Perfused capillary density changes as the metabolic demands increase. Failure to increase PCD during times of stress is pathologic and is associated with the health state of the patient.
According to the Krogh model of the oxygen pressure field, perfused capillary density (PCD) is the most important variable in maintaining normal homeostasis. Normally PCD will change depending on the metabolic requirements of the surrounding tissue; increasing when metabolic needs increase and decreasing when metabolic needs decrease. The body’s ability to open and close capillaries is the key to maintaining homeostasis in any type of tissue without excessive utilization of physiologic resources.
During illness additional capillaries may need to open to maintain homeostasis. But these additional capillaries may fail to open and those that were previously open may close, resulting in decreased PCD. This phenomenon has many etiologies such as cardiac failure, blood loss, infection, spinal nerve damage, etc. However they are all grouped under a common diagnosis called “shock”. So another definition of shock is the failure of the body to open an adequate number of capillaries to supply oxygen and remove carbon dioxide. This can occur even in the presence of normal cardiac output and oxygen delivery. So in OPFT terms, shock is simply inadequate PCD, whatever the cause. Shock can surreptitiously occur even if cardiac output and oxygenation seem normal because PCD in vital organs cannot be quantified clinically using the customary assessments. When poor PCD occurs the patient is deemed to have a ‘lethal corner’.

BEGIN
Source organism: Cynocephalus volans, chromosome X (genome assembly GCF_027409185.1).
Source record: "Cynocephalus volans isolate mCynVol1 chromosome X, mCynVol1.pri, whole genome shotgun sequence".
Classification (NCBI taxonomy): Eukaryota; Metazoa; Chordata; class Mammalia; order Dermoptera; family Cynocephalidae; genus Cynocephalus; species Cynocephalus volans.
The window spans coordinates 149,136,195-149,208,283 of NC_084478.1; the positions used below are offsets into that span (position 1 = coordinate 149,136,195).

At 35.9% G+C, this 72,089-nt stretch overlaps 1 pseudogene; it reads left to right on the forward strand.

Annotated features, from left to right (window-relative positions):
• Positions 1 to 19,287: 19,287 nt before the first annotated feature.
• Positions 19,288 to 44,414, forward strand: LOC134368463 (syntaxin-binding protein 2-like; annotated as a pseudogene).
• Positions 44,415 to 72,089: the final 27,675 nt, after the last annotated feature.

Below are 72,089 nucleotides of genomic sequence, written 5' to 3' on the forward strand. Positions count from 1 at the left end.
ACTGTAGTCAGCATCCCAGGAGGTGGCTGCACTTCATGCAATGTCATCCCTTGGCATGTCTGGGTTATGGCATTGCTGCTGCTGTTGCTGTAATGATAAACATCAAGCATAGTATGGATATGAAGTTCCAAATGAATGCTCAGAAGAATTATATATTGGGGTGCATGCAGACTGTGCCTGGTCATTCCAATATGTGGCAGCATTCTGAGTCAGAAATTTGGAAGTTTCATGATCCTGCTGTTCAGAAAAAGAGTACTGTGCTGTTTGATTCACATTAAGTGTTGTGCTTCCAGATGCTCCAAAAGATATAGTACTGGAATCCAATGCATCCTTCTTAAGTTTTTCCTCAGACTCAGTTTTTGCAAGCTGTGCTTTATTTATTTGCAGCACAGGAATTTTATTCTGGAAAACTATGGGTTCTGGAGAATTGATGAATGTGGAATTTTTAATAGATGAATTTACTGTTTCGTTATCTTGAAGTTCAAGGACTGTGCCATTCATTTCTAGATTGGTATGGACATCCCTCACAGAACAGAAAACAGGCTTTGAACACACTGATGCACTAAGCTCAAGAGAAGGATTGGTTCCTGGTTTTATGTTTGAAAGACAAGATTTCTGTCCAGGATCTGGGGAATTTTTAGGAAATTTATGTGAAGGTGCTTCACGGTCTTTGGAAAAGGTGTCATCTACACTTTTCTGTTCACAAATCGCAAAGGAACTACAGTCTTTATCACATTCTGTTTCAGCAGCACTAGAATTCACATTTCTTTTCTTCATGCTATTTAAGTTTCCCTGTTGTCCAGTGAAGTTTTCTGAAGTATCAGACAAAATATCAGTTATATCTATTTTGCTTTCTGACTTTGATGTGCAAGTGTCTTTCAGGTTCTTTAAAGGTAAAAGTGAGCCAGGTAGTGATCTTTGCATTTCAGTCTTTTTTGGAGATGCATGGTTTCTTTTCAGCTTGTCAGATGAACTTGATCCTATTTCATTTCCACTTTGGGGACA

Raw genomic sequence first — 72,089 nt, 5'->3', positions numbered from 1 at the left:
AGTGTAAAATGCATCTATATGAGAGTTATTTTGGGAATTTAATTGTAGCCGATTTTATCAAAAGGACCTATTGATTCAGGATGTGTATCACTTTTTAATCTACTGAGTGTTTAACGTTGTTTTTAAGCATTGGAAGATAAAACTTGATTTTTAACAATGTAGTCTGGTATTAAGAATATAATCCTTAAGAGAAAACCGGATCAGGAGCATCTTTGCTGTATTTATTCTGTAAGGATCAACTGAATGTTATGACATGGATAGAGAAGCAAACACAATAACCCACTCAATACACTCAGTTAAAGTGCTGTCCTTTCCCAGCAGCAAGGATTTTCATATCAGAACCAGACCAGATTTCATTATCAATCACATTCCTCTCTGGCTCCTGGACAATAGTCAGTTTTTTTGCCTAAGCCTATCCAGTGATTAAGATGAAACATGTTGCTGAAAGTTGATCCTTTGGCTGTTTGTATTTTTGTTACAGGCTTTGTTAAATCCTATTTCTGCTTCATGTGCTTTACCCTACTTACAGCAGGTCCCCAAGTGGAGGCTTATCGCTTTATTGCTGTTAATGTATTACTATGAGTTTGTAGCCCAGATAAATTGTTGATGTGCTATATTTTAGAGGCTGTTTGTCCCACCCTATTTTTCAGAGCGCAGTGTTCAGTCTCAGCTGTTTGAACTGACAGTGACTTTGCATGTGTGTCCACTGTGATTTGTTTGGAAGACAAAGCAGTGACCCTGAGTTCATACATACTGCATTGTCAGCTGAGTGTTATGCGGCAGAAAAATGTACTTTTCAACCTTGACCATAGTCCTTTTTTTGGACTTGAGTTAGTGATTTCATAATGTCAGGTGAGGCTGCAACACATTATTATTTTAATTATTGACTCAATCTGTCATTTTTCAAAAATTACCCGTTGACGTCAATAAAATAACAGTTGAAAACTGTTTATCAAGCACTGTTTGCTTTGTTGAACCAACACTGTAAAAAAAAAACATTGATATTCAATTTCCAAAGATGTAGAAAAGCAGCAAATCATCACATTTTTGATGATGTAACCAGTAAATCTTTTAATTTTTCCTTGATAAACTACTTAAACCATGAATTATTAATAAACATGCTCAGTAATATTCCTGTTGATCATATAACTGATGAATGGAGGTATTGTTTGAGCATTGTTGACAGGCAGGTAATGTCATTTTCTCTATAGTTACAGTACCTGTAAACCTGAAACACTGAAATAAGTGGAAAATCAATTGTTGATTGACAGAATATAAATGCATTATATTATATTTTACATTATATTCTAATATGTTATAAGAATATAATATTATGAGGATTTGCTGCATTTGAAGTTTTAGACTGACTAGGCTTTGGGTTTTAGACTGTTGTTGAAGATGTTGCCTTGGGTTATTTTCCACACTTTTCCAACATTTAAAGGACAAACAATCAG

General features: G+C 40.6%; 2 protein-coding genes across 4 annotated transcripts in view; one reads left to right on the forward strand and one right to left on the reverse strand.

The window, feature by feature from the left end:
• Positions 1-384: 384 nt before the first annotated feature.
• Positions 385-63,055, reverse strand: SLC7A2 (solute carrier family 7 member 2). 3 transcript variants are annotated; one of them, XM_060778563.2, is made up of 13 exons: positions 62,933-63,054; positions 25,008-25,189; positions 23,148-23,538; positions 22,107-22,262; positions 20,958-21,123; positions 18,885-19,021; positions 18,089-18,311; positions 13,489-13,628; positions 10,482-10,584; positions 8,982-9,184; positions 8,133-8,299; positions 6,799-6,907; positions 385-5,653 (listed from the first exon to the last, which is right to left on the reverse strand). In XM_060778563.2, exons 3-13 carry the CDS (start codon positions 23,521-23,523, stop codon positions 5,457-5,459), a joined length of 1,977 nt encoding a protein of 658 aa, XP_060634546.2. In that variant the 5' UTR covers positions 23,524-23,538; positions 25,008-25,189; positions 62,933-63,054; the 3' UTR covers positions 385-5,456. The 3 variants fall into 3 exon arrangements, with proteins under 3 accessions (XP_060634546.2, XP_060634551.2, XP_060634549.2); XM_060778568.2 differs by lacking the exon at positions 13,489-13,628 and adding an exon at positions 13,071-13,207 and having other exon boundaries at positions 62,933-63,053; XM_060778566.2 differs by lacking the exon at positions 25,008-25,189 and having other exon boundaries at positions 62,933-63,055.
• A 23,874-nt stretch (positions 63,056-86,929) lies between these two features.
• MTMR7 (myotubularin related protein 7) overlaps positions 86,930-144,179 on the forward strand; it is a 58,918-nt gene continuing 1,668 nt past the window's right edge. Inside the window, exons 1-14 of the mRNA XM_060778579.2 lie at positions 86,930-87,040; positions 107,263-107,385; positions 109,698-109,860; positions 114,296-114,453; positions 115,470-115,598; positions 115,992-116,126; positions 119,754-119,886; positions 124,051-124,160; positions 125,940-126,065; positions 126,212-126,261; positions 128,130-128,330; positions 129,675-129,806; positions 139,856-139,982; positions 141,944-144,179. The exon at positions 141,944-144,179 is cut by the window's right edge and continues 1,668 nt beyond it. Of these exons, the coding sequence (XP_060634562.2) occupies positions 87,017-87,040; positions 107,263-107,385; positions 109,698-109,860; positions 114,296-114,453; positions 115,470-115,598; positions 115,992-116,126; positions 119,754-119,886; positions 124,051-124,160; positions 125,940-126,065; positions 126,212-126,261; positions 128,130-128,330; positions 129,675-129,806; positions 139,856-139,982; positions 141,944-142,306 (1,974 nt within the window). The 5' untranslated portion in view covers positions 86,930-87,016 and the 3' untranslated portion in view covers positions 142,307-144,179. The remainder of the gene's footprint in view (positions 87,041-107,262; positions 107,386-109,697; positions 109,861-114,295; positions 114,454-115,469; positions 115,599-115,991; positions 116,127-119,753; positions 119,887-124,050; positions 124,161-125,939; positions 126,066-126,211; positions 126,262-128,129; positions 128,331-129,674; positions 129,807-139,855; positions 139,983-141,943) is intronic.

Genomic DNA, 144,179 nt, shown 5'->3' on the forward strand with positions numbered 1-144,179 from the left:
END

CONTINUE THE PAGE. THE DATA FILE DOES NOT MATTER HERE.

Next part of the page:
Perfusion Theory is an educational platform for the Oxygen Pressure Field Theory (OPFT). August Krogh’s theoretical concept of the oxygen pressure field is explained and then applied to clinical applications in perfusion practice.